#### [`extensible`][]

Event though [`extensible`][] still claims to provide "extensible, efficient, optics-friendly data types and effects", the effects have been moved to [a separate package][`extensible-skeleton`] six months ago.
Unfortunately, the library is not documented very well.
I'll not consider it in my further analysis.

### Summary

[`polysemy`][] and [`fused-effects`][] sound interesting but we probably don't need higher-order effects and performance is not critical in our case.
However, improved compile-time error messages and better type inference of [`polysemy`][] could be useful for us.

## Test Projects

The `test-projects` directory contains Cabal projects for the different libraries for a direct comparison.
The test projects can be executed as follows.

```haskell
$> cd ./test-projects/<library>/
$> cabal new-repl
λ> :m MyProgs
λ> runMyProg
(42,True)
λ> logMyProg
Info: 84
Info: 42
(42,True)
```

[data]:
  https://docs.google.com/spreadsheets/d/1Zmy6E5ji8wGEKBWcYYUtj89r7a2pIrUCyGhCwiptxas/edit?usp=sharing
  "Effect Libraries — Google Sheets"
[freec]:
  https://github.com/FreeProving/free-compiler
  "Free Compiler on GitHub"

[`effect-handlers`]:
  https://hackage.haskell.org/package/effect-handlers
  "effect-handlers: A library for writing extensible algebraic effects and handlers. Similar to extensible-effects but with deep handlers."
[`effect-monad`]:
  https://hackage.haskell.org/package/effect-monad
  "effect-monad: Embeds effect systems and program logics into Haskell using graded monads and parameterized monads"
[`effects`]:
  https://hackage.haskell.org/package/effects
  "effects: Computational Effects"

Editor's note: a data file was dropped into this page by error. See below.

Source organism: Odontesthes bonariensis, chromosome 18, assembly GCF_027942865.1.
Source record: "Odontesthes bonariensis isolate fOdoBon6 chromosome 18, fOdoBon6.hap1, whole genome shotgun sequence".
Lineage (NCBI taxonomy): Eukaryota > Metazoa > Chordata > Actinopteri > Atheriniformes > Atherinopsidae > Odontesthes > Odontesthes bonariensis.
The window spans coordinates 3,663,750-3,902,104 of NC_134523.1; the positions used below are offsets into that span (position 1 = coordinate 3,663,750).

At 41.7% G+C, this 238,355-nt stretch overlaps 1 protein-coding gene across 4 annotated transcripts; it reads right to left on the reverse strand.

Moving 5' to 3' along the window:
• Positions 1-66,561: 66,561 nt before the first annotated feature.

[`eff`]:
  https://github.com/hasura/eff
  "eff — screaming fast extensible effects for less"
[`effin`]:
  https://hackage.haskell.org/package/effin
  "effin: A Typeable-free implementation of extensible effects"
[`extensible`]:
  https://hackage.haskell.org/package/extensible
  "extensible: Extensible, efficient, optics-friendly data types and effects"
[`extensible-effects`]:
  https://hackage.haskell.org/package/extensible-effects
  "extensible-effects: An Alternative to Monad Transformers"
[`extensible-skeleton`]:
  https://hackage.haskell.org/package/extensible-skeleton
  "extensible-skeleton: Operational-based extensible effect library"
[`freer`]:
  https://hackage.haskell.org/package/freer
  "freer: Implementation of the Freer Monad"
[`freer-effects`]:
  https://hackage.haskell.org/package/freer-effects
  "freer-effects: Implementation of effect system for Haskell."
[`freer-simple`]:
  https://hackage.haskell.org/package/freer-simple
  "freer-simple: Implementation of a friendly effect system for Haskell."
[`fused-effects`]:
  https://hackage.haskell.org/package/fused-effects
  "fused-effects: A fast, flexible, fused effect system."
[`mtl`]:
  https://hackage.haskell.org/package/mtl
  "mtl: Monad classes, using functional dependencies"
[`polysemy`]:
  https://hackage.haskell.org/package/polysemy
  "polysemy: Higher-order, low-boilerplate, zero-cost free monads."
[`simple-effects`]:
  https://hackage.haskell.org/package/simple-effects
  "simple-effects: A simple effect system that integrates with MTL"